Courts cannot second-guess drone strikes that kill U.S. citizens overseas, an Obama administration lawyer argued Friday.
A Republican-appointed judge sounded dubious about the expansive claim, saying she was “really troubled” by assertions that courts are completely shut out of the drone strike debate. But for other legal reasons, the judge also sounded hesitant about a lawsuit targeted at top military and intelligence officials for violating the constitutional rights of U.S. citizens blown up in foreign lands.
“There are instances where wrongs are done, but for one reason or another they cannot be remedied in a civil suit,” U.S. District Court Judge Rosemary M. Collyer said.
The American Civil Liberties Union and the Center for Constitutional Rights, representing a family member, have sued former Defense Secretary Leon Panetta and other former officials over the two separate drone strikes that killed three U.S. citizens in Yemen. The Obama administration wants the lawsuit dismissed.
The lawsuit is the latest challenge to the administration’s secretive war-fighting practices that have mobilized skeptics on both the right and the left.
On Sept. 30, 2011, missiles fired from a remotely piloted aircraft killed U.S. citizens Anwar al Awlaki and Samir Khan, along with at least two other people traveling with them in Yemen. Two weeks later, another drone strike at an open-air restaurant in Yemen killed seven people including Abdul Rahman Anwar Awlaki, the 16-year-old son of al Awlaki.
The same drone strikes against U.S. citizens that incited the ACLU lawsuit heard Friday also sparked a 13-hour filibuster in March from Republican Sen. Rand Paul of Kentucky. A Gallup Poll in March found that while 62 percent of U.S. residents surveyed supported drone strikes against terrorists, 52 percent opposed strikes against U.S. citizens.
During the 80-minute oral argument Friday before a standing-room-only crowd, Collyer sounded highly dubious about the administration’s most far-reaching claim _ that judges should steer entirely clear of military and national security decision-making.
“The executive is not an effective check on the executive when it comes to constitutional rights,” Collyer told Deputy Assistant Attorney General Brian Hauck. “The argument you are making is tied to an assertion of authority (in which) the court has no role. I find that a little disconcerting.”
Neither Hauck’s declaration that the decision to strike at a target overseas is “outside the court’s competence” and “unfit for adjudication,” nor his insistence that an “extensive executive review” and “robust congressional oversight” ensure rights are protected, seemed to reassure Collyer.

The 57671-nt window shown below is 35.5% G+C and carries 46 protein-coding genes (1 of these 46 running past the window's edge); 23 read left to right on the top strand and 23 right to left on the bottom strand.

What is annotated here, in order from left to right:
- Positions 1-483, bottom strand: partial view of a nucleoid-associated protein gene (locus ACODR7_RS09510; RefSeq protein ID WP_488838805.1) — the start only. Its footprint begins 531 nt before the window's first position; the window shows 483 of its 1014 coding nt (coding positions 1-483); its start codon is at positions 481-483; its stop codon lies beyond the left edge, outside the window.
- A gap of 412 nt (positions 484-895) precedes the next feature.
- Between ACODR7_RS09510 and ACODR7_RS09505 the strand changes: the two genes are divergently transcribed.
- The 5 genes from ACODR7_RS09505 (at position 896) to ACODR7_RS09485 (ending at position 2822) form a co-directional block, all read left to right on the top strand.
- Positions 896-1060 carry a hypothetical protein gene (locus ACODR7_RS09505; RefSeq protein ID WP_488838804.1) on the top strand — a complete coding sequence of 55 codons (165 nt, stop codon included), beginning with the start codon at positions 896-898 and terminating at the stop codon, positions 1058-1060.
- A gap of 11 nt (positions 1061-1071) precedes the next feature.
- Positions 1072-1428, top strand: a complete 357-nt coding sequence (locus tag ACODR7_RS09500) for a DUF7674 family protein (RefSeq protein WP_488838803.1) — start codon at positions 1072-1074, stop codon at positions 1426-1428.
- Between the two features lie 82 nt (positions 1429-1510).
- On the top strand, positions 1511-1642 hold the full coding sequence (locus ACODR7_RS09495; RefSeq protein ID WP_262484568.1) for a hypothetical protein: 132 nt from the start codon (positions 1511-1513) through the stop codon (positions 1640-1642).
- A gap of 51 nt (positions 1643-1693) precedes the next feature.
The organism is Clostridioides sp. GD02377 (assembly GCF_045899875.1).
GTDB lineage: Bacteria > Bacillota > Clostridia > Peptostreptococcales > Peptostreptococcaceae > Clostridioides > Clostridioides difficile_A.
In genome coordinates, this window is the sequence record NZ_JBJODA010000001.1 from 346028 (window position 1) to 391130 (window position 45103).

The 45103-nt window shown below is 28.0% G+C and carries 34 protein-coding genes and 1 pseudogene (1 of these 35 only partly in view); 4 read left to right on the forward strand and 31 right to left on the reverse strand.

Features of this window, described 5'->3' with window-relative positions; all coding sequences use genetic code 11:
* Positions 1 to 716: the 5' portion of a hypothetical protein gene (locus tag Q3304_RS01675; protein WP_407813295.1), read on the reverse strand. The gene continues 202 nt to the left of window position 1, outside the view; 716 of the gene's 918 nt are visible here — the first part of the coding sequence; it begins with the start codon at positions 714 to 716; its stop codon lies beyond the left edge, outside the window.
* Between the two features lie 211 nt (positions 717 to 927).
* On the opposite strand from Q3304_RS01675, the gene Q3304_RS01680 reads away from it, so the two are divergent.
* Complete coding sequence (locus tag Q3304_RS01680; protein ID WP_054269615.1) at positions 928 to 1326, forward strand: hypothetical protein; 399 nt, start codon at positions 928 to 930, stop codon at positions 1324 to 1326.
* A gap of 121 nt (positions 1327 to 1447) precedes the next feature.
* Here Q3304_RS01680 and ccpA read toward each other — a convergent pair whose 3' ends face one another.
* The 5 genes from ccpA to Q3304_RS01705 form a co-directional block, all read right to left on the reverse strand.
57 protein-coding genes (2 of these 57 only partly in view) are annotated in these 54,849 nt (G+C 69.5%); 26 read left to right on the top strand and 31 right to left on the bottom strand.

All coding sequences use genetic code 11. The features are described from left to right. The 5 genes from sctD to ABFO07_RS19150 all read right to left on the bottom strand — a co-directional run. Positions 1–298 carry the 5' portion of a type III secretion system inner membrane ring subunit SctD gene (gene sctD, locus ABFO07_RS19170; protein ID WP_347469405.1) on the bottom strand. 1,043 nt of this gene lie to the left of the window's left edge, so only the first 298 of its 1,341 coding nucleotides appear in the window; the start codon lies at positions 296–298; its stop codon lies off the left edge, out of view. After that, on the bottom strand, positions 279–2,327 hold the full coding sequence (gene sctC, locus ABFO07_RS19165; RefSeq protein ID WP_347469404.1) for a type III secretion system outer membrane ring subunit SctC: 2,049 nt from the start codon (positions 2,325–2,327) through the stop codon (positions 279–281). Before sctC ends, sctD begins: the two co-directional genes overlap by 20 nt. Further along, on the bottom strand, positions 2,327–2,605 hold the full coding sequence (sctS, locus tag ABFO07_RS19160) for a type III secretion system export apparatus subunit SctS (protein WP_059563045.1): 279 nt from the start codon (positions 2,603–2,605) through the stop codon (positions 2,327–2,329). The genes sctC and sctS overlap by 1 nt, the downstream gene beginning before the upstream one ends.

But while Hauck struggled in his efforts to establish a judicial no-fly zone over the administration’s drone policy, ACLU attorneys faced their own challenges.
In part, Collyer questioned whether one or two of the slain U.S. citizens were simply “unintended” collateral damage from strikes aimed at someone else. In that case, she said, while the deaths “may be tragic,” they do not necessarily raise the same constitutional questions as those raised by the death of an intended target.
More broadly, Collyer suggested Friday it might be “a stretch” and “highly unusual” to let a lawsuit proceed that aims to find top U.S. military and national security officials personally liable for constitutional violations.
The lawsuit claims the lethal drone strikes violated the dead men’s Fifth Amendment due process rights, as well as Fourth Amendment rights against unreasonable search and seizure. Although government officials typically enjoy sovereign immunity, lawsuits may proceed against individuals for violation of a “clearly established” constitutional right.
“There is no ‘Leon Panetta exception’ to the Constitution,” ACLU attorney Hina Shamsi said.
Hauck countered that “we don’t want these counterterrorism and national security officials distracted by the threat of litigation.”
Anwar al Awlaki was born in 1971 in New Mexico. He moved to Yemen with his parents in 1978, later returning to the United States to earn degrees from Colorado State University and San Diego State University.
Though never publicly indicted, he was said by U.S. officials to have played a key role in “setting the strategic direction” for al Qaida in the Arabian Peninsula.
Samir Khan was born overseas but became a U.S. citizen in 1998. He attended community college in North Carolina before returning to Yemen in 2009. He was never publicly indicted, though U.S. officials described him as a “propagandist” for al Qaida.
Abdul Rahman Anwar Awlaki was born in Denver and moved to Yemen in 2002. Subsequent media reports stated that the missile strike that killed him was aimed at another individual, who reportedly survived the attack.
The 67-year-old Collyer has generally not been sympathetic to other national security challenges. Appointed to the bench by President George W. Bush and currently a member of the Foreign Intelligence Surveillance Court, Collyer earlier this week upheld the forced feeding of Guantanamo Bay detainees. Two years ago, she rejected an ACLU effort to obtain the CIA’s drone strike documents through a Freedom of Information Act request.
“I do not consider this a particularly easy set of questions,” Collyer said Friday.